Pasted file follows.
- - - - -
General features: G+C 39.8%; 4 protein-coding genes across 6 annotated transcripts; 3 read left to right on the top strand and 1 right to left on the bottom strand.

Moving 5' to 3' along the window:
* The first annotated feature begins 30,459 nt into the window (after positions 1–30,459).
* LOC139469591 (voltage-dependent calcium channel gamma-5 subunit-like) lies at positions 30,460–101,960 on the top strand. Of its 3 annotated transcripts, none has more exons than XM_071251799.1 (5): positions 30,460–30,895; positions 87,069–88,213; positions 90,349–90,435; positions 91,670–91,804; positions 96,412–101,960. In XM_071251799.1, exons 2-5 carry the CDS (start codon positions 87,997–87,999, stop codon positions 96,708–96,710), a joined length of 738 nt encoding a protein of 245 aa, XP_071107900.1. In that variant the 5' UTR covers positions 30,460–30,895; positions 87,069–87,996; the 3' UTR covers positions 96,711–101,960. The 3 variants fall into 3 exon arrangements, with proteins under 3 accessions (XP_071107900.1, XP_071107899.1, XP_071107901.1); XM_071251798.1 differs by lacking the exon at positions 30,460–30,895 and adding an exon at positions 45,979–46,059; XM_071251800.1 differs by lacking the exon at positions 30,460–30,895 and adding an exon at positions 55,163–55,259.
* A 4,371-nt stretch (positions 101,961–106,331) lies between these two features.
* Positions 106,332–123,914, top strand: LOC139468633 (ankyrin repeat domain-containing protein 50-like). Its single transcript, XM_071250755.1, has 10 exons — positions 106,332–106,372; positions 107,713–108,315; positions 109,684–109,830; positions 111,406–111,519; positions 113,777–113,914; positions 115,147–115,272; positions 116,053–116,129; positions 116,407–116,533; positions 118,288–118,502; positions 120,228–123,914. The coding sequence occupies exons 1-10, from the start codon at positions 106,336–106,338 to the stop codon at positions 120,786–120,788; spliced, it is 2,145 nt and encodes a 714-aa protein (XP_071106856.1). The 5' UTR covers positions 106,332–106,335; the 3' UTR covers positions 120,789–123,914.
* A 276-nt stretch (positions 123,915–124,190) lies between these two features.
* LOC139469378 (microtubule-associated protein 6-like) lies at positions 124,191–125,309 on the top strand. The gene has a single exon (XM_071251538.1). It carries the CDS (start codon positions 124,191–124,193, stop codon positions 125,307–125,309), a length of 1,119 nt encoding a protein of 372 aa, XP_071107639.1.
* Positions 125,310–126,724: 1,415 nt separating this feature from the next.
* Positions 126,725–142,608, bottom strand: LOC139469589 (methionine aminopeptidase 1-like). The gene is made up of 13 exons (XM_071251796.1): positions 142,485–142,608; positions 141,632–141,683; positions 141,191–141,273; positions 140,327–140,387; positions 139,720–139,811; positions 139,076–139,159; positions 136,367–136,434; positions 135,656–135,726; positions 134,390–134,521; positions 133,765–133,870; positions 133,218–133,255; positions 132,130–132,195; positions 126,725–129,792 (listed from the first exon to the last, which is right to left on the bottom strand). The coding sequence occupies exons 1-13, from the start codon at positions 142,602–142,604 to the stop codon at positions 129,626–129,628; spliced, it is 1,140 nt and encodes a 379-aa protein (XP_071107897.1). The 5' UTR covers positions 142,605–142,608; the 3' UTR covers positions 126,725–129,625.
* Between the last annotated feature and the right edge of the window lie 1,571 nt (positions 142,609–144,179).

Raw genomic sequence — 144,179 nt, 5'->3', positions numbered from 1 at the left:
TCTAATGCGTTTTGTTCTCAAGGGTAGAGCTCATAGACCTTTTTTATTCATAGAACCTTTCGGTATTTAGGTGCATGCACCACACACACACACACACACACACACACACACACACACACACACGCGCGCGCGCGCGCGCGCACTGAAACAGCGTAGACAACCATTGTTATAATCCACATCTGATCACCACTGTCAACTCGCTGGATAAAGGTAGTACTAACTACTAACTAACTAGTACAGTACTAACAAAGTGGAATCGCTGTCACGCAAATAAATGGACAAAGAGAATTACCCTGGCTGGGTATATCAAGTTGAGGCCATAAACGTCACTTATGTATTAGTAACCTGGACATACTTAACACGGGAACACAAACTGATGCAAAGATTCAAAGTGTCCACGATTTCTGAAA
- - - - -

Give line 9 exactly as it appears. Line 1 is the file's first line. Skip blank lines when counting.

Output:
* Positions 125,310–126,724: 1,415 nt separating this feature from the next.